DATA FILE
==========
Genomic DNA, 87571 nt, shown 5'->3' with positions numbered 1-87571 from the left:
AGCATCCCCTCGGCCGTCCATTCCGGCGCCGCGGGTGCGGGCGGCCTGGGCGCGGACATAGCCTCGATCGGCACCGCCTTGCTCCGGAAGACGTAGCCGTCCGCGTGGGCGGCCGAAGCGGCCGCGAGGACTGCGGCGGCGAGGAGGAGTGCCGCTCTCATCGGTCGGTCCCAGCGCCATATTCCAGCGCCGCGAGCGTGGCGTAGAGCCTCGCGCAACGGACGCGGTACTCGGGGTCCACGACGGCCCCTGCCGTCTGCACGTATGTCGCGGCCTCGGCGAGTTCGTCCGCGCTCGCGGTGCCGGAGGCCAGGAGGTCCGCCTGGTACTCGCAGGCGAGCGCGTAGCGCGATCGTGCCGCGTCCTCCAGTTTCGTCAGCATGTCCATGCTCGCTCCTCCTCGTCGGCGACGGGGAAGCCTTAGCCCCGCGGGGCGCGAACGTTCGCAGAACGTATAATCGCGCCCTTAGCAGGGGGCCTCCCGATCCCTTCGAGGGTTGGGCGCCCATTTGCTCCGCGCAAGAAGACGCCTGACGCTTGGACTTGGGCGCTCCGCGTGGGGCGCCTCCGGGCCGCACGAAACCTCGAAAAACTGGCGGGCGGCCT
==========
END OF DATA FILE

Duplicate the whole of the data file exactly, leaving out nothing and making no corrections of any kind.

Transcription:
Genomic DNA, 87571 nt, shown 5'->3' with positions numbered 1-87571 from the left:
AGCATCCCCTCGGCCGTCCATTCCGGCGCCGCGGGTGCGGGCGGCCTGGGCGCGGACATAGCCTCGATCGGCACCGCCTTGCTCCGGAAGACGTAGCCGTCCGCGTGGGCGGCCGAAGCGGCCGCGAGGACTGCGGCGGCGAGGAGGAGTGCCGCTCTCATCGGTCGGTCCCAGCGCCATATTCCAGCGCCGCGAGCGTGGCGTAGAGCCTCGCGCAACGGACGCGGTACTCGGGGTCCACGACGGCCCCTGCCGTCTGCACGTATGTCGCGGCCTCGGCGAGTTCGTCCGCGCTCGCGGTGCCGGAGGCCAGGAGGTCCGCCTGGTACTCGCAGGCGAGCGCGTAGCGCGATCGTGCCGCGTCCTCCAGTTTCGTCAGCATGTCCATGCTCGCTCCTCCTCGTCGGCGACGGGGAAGCCTTAGCCCCGCGGGGCGCGAACGTTCGCAGAACGTATAATCGCGCCCTTAGCAGGGGGCCTCCCGATCCCTTCGAGGGTTGGGCGCCCATTTGCTCCGCGCAAGAAGACGCCTGACGCTTGGACTTGGGCGCTCCGCGTGGGGCGCCTCCGGGCCGCACGAAACCTCGAAAAACTGGCGGGCGGCCT